11-06-2011, 10:10 PM
I've been struggling with Bb as well, but recently came upon a revelation! Basically I have found (through other threads on this forum) that arching my fretting wrist more and making sure that the pad of my thumb is behind the neck (don't let the neck sit in the "cup" between thumb and pointer finger) makes a huge difference and gives enough articulation to comfortably fret the B chords. It does feel odd for a while but with practice it becomes natural, just like all the chords did when I began playing.

Ambient Doughnut
11-06-2011, 11:18 PM
Can you play the same shape at other frets? If so then I'd second the setup suggestion.
I used to think it was a tricky shape until I taught myself to play 'They're red hot' using the same shape at the third fret and sliding it down though b and a. It now seems like the easiest thing in the world to just play a bflat.

Try this:
http://ukulelehunt.com/2009/04/19/robert-johnson-theyre-red-hot-chords/

Witters
11-07-2011, 12:48 AM
Southcoastukes,
that's brilliant!!!

They say you learn something every day and that's me done for Monday:)

Ambient Doughnut
11-07-2011, 12:57 AM
B flats are pretty common if you're playing any song in 'F' as it's the IV chord.

Retuning to Bflat will solve that particular chord but won't get you out of playing that shape - You'll now need it to play Aflat - or A for that matter.

philrab66
11-07-2011, 01:33 AM
Ok, so I've been playing everyday for 7 months, and I have yet to master the b chords. Especially the b-flat. My fingers are of normal size, but barring the a and e string on the first fret is not producing much sound. Just a muted sound really. I keep reading that I will eventually master it, but I have serious doubts. If that chord weren't in almost every song I play, I wouldn't worry, but it is, and it is seriously affecting my ability to get good sound from my uke. I have a tenor Kala with Aquila strings. Is there another finger placement that will give me the same sound, or should I just try to muddle through and hope for the best? Thanks everyone who responds with words of encouragement.

i was having trouble with the Bflat until I used first finger on e string 2nd finger a string you can play it like that even without putting your thumb behind the neck.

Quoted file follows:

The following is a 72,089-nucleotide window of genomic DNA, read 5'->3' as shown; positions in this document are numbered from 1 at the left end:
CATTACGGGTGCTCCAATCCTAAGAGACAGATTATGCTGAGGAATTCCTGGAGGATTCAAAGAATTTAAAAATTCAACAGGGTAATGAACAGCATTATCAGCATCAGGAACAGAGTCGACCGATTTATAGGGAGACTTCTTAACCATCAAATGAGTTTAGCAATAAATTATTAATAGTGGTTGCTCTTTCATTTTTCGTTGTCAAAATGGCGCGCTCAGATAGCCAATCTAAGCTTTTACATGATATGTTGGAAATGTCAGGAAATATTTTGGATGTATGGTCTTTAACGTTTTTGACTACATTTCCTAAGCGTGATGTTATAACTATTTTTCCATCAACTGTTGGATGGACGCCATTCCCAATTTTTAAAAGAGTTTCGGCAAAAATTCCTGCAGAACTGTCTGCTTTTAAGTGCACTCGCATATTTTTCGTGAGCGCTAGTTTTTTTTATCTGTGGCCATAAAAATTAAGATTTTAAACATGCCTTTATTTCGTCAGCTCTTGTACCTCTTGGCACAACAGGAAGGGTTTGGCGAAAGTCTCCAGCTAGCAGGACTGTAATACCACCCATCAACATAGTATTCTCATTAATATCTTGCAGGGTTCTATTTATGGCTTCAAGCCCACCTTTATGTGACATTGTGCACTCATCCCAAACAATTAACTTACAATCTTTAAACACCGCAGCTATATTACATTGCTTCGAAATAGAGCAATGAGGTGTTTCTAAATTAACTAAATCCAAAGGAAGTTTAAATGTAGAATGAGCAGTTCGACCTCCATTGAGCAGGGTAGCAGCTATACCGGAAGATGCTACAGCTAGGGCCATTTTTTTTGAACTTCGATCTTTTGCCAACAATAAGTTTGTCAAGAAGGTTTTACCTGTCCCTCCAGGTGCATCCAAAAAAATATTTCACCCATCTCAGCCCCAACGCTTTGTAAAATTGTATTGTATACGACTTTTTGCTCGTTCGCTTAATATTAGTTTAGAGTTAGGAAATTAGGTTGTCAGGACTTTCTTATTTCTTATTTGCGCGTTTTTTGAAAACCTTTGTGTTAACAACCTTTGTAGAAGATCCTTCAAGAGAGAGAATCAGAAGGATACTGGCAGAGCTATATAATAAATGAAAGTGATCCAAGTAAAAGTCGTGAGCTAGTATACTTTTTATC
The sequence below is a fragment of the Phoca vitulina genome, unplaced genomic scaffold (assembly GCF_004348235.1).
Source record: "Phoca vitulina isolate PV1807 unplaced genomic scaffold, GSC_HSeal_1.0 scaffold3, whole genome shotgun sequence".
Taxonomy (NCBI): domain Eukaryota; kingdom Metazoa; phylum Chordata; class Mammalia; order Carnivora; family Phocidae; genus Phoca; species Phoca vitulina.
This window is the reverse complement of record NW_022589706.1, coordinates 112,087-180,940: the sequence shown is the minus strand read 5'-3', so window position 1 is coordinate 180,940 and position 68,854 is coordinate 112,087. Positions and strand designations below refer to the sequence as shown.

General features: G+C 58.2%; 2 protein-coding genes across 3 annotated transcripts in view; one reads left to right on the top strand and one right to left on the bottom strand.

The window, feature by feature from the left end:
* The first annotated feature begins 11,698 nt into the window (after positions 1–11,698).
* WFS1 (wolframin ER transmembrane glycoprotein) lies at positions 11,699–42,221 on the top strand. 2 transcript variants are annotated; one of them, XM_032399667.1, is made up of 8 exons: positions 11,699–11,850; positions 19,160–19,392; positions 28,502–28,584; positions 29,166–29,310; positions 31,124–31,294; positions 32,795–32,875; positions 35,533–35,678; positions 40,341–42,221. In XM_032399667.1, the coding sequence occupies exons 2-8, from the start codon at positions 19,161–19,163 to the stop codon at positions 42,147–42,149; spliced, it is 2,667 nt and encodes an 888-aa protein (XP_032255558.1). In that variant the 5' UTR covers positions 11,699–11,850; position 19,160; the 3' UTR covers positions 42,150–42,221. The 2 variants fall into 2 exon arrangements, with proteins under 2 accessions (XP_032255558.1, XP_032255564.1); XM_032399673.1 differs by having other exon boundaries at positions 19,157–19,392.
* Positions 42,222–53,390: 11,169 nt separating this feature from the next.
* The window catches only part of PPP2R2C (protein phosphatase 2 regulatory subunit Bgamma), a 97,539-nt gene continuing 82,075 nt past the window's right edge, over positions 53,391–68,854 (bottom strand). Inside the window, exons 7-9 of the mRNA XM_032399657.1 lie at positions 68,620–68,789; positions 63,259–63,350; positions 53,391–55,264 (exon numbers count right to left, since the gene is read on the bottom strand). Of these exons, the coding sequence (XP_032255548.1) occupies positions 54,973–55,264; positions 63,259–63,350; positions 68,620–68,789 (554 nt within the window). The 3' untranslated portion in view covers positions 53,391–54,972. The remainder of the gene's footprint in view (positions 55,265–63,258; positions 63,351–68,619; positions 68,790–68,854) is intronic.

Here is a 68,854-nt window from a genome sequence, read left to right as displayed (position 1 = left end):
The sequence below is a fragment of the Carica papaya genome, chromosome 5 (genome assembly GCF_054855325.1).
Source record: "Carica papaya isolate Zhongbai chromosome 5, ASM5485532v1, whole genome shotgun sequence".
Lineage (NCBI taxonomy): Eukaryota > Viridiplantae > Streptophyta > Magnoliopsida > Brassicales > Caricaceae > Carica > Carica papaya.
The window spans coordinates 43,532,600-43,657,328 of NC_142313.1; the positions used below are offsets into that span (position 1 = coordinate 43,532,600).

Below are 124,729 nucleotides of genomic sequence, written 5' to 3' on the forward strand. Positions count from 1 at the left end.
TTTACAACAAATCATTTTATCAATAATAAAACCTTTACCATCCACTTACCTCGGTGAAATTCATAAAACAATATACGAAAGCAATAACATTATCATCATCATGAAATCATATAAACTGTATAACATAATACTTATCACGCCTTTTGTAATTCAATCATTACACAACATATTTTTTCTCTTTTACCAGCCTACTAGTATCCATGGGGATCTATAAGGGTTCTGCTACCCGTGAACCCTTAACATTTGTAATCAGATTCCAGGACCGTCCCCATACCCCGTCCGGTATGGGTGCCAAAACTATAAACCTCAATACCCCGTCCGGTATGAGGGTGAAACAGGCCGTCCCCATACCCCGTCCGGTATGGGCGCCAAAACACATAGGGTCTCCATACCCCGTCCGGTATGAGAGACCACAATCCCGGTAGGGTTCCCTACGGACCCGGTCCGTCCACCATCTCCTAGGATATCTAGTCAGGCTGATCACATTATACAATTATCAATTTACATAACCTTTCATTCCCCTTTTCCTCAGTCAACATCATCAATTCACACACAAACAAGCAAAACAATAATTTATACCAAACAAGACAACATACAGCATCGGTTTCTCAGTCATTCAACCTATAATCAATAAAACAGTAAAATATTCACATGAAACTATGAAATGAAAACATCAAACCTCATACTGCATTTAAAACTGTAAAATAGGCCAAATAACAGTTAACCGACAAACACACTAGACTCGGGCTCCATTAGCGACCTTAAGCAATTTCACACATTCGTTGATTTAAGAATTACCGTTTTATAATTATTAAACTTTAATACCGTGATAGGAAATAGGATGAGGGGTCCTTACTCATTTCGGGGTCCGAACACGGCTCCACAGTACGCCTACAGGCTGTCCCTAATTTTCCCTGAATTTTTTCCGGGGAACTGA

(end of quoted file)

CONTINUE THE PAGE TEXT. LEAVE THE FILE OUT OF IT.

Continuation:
sugengshi
11-07-2011, 04:00 AM
B flats are pretty common if you're playing any song in 'F' as it's the IV chord.

Retuning to Bflat will solve that particular chord but won't get you out of playing that shape - You'll now need it to play Aflat - or A for that matter.

For a while I thought re-tuning was a good idea until I saw this comment from ambient Doughnut. I learnt something new again today. Thanks. :D

Ambient Doughnut
11-07-2011, 04:13 AM
Yeah, you can retune, transposem substitute chords - but sooner or later you'll have to play a shape you don't like. FWIW I don't mind b flat (or moveable A shape to be accurate) but I'm not a big fan of E (using the moveable D shape). I tend to skip the g string on that as it's not really necessary anyway and mute it with my thumb.

mm stan
11-07-2011, 09:03 AM
Great advice! The one thing that helped me was advice from a fellow UUer, she watched me try and told me I was holding my finger too straight on the bottom two strings, you have to slightly roll your finger to be able to adequately reach the other strings. Keep on trying, eventually it will click.
Yes on the E and A strings when barring them...go at an slight angle to the fret....

Shastastan
11-07-2011, 10:12 AM
Since you've been playing longer than me, I won't repeat what others have said. I'm still learning to change chords faster with Bb. One thing that has helped me in learning to change chords faster is that I added a mandolin strap. Seems a lot easier to move my left hand when I don't have to use it for support. YMMV

Uncle Rod Higuchi
11-07-2011, 10:56 AM
I'm glad someone mentioned the placement of the thumb in the middle of the neck between the 1st and 2nd frets.

I see so many beginners hanging their thumbs over the top of the neck which does not allow them to create the
space they'll need for chords like Bb.

While it is possible to play the uke with the thumb hanging over the top of the neck, I don't recommend it. To each
his own... and that's my take on it.

Keep practicing your chords and chord changes to develop finger strength and dexterity. It's grunt work, but it
will pay off... eventually.

Keep uke'in',

OldePhart
11-07-2011, 11:09 AM
"Is there an alternative to B-flat?"

Well...there is that old saw about crossing the street, "If you don't C sharp you'll B flat..."

Okay, altogether now, groan. :)

joeybug
11-07-2011, 09:20 PM
Hi :D

I've been playing 14 months and still hate the Bb chord, I, like you, asked for an alternative when I first came across it, but was told to keep practising and it would come...so I did, and now 50% of the time when I play it it sounds like it should, which is better than before when 100& of the time when I played it it just sounded muted and wrong so I'm getting there, so my advice to you would be to keep practising, your fingers will get there in the end and you'll developed muscle memory to help with it in the future!

Hope that helps! Good Luck :D

Joey :music:

ukulefty
11-08-2011, 01:49 AM
Can you play the same shape at other frets? If so then I'd second the setup suggestion.


Another tick here for checking the setup.

On my first uke I could play the B chord shape after some practise, but never could hit Bb properly and it was really frustrating me, turns out the string height at the first fret was way too high, like stupidly high.